With chest-long white frizzy beard, clad in a sky-blue khadi kurta-pyjama, theatre director and activist Prasanna is back at the National School of Drama (NSD) after eight long years. He remains critical as ever and worries about the future of NSD. “The focus of the school has to change. We need to have role models in theatre and not in television and cinema,” he tells Ashlin Mathew in an interview. Prasanna, who recently won the Ammannur Puraskaram by the Kerala Sangeetha Nataka Akademi, believes that theatre too has become enamoured by all things big and grand.
You are here after along while. What has brought you back to NSD after almost eight years?
The last time I was with NSD was in 2011-2012. After that, I decided to go away for many reasons. Some were personal but I was also angry with NSD for what it had become. I was also not finding answers to several of the problems of the country in Delhi. By then, I had already shifted to Heggudo in Karnataka and started Charaka, a self-sustaining handloom cooperative, run and managed by women. In 2012, I went back and completely immersed myself in Charaka and also started various movements. On one hand, these protests were going on and, on the other, there was more intense work with the women of Charaka. I was also going through a personal crisis.
Occasionally, my theatre instincts would awaken and would do plays there itself, but never in Delhi. As a result, NSD also happily forgot me. I didn’t mind that. Now, after eight years, they approached me. It was because in the last couple of decades, academics had collapsed at NSD. They had to wake up. This is NSD, a teaching institute, and not a Bharat Rang Mahotsav-making institute. So, they tracked me down even while I was travelling to take a few classes. Initially, I had refused as the dates they had suggested coincided with the dates of the festival in the village. Then they called again the next day asking if I could come on other dates. I suggested these dates without knowing that Bharat Rang Mahotsav was happening. It was only when I reached that I realised that I was to take classes in the midst of all this grandeur. Anyway, I am happy, and the students are also happy.
They have also liked the classes so much that students from other classes have also started attending. I am just teaching them the fundamentals of acting, speech-making.
What are the crisises facing NSD?
NSD is either looking to cinema or television or towards international performances. What are these performances? These are multi-cultural performances. In the play, some Malayalee could be speaking two sentences of Malayalam, some French guy would be speaking in French. Essentially, it would be not based on any language.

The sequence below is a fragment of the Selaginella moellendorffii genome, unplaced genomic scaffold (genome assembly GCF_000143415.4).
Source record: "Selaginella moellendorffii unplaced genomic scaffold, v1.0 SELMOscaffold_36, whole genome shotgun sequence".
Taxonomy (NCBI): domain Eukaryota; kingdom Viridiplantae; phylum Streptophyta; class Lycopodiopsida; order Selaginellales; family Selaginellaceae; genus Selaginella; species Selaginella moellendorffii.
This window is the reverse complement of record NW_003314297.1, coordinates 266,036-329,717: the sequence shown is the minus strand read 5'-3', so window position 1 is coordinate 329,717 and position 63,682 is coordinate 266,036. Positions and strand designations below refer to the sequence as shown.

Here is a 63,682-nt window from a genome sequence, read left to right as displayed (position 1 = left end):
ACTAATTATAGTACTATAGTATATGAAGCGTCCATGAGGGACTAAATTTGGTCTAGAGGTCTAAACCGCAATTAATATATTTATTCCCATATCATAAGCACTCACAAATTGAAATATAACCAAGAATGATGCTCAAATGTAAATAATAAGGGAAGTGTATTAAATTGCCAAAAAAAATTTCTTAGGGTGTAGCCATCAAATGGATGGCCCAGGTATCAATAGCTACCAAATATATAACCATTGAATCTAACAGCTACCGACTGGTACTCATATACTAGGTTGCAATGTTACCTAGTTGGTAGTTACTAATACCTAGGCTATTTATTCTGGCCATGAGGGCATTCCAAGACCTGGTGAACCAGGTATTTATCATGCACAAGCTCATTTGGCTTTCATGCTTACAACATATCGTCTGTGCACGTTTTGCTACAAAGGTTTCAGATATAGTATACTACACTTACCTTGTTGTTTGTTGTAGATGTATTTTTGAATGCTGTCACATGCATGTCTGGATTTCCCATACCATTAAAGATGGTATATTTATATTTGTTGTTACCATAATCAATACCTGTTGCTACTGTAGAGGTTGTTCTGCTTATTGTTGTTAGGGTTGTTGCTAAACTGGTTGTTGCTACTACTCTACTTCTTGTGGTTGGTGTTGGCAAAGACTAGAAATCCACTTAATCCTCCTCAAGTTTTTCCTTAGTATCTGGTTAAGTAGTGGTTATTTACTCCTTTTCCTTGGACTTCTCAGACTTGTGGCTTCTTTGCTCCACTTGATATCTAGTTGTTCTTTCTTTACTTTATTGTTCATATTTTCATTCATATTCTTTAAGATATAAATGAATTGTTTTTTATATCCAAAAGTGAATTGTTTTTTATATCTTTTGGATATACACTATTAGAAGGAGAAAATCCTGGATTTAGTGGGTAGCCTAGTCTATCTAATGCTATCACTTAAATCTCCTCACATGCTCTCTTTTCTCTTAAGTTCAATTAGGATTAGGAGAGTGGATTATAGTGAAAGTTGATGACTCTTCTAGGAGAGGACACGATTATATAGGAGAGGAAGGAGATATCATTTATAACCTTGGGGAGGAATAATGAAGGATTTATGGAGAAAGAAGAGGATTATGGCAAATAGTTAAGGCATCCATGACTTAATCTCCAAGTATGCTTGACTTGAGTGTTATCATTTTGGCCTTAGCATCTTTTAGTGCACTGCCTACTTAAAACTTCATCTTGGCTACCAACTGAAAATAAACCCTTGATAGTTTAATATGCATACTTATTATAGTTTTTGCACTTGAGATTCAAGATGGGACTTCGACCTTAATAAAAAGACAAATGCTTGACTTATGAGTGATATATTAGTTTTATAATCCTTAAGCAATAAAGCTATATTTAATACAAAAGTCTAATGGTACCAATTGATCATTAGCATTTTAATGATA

At the ground level, NSDhas become a national institute for training and acting in television andfilms. There are a number of students who actually want to continue in theatre,but even they are dissuaded. So, the whole focus of academics has changed; thefundamentals are not taught. Speech is not taught clearly.
The crisis in NSDreflects the larger crisis engulfing this country. I want to define it as astruggle between one force which is pushing it towards globalisation and theother force which is pushing it backwards to an imagined culture. The thirdforce, which is asking for everyone to look at the larger picture, at thevillages, their needs and their plight, are not heard.
In this institute, there has been no regime change. It is not about the BJP or the Congress. Inside it,there are market-driven global forces who are ruling. It is not a drama school.This is not going to help 90% of the theatre people who are language-based,culture-specific and region-specific.
When students come toNSD, they come as Malayalees and Gujaratis, but go back neither as Malayaleesnor Gujaratis. Here, there was a Theyyam performance, and they had 20 bare-bodied men preparing the prasadam and distributing it. To make it look secular, they had both vegetarian and non-vegetarian prasadams. After all of this, there was a bit of a Theyyam performance. My point is Theyyam is not about the ritual or the prasadam, it was the theatre of the oppressed in north Kerala. Here, it was showcased as though it was the anthropological evidence of a gone culture for the sake of others.